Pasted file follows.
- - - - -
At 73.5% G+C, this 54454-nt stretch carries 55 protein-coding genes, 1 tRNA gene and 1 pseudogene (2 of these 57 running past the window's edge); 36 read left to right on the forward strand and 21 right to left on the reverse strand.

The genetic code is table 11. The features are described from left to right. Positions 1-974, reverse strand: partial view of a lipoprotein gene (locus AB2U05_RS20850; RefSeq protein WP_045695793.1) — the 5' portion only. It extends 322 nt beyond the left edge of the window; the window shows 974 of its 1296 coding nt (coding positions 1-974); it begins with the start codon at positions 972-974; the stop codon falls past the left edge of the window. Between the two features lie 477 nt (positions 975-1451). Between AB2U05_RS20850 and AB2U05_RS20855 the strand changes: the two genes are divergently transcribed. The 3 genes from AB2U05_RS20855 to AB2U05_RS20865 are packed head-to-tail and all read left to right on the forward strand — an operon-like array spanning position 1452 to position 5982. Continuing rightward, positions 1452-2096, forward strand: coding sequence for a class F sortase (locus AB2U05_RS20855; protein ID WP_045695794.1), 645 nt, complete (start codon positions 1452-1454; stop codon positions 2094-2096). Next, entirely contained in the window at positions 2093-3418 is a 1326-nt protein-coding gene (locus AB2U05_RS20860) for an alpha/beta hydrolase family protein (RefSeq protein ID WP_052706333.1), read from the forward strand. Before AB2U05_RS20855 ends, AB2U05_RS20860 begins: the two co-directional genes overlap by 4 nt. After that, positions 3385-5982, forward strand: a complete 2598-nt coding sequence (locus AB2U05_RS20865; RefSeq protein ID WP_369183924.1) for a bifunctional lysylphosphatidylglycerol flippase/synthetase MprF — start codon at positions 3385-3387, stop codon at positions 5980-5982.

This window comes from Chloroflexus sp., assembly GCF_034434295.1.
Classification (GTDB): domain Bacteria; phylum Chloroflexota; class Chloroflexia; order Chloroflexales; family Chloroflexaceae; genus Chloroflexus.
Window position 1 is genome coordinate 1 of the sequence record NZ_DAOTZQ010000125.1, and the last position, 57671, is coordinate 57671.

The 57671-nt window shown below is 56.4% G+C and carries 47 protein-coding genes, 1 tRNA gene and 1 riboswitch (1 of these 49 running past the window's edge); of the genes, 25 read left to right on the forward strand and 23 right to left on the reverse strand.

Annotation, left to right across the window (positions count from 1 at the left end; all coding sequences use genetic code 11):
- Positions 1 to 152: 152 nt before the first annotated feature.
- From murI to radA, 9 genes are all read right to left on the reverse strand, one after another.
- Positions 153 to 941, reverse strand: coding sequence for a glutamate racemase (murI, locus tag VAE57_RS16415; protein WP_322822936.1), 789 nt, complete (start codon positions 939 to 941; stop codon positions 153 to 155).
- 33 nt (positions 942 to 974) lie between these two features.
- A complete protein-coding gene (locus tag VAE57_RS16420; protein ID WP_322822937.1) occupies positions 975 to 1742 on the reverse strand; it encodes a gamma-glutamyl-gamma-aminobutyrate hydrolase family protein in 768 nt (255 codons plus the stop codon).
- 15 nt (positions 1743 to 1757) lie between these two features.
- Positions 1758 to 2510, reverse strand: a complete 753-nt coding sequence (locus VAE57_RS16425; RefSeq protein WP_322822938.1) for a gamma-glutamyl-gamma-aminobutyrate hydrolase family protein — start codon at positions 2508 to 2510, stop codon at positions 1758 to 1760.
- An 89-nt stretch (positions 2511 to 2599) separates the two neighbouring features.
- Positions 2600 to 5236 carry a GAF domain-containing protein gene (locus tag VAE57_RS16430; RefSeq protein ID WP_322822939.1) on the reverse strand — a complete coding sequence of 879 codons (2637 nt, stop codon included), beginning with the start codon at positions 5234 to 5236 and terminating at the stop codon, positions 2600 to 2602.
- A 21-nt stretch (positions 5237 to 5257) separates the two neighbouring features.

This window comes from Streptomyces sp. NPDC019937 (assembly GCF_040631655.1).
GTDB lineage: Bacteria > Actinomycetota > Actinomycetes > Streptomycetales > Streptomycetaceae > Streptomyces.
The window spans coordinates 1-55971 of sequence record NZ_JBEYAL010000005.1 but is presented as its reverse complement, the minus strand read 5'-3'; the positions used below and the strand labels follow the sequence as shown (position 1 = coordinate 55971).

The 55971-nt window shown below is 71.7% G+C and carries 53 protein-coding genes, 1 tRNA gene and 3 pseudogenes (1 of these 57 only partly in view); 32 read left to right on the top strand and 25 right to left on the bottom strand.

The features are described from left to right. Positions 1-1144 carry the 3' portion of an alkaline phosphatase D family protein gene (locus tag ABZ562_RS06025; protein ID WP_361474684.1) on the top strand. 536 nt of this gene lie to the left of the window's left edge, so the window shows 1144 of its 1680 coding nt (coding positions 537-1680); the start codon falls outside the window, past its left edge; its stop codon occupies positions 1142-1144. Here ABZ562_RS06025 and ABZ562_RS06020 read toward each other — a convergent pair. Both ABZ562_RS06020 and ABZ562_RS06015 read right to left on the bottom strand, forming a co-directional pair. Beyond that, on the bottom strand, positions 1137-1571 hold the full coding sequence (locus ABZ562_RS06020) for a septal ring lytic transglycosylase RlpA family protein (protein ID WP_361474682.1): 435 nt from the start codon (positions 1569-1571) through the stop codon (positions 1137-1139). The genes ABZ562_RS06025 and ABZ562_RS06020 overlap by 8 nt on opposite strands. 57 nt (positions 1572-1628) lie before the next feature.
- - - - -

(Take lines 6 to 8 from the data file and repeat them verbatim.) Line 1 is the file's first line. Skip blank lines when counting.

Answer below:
The 57671-nt window shown below is 56.4% G+C and carries 47 protein-coding genes, 1 tRNA gene and 1 riboswitch (1 of these 49 running past the window's edge); of the genes, 25 read left to right on the forward strand and 23 right to left on the reverse strand.

Annotation, left to right across the window (positions count from 1 at the left end; all coding sequences use genetic code 11):
- Positions 1 to 152: 152 nt before the first annotated feature.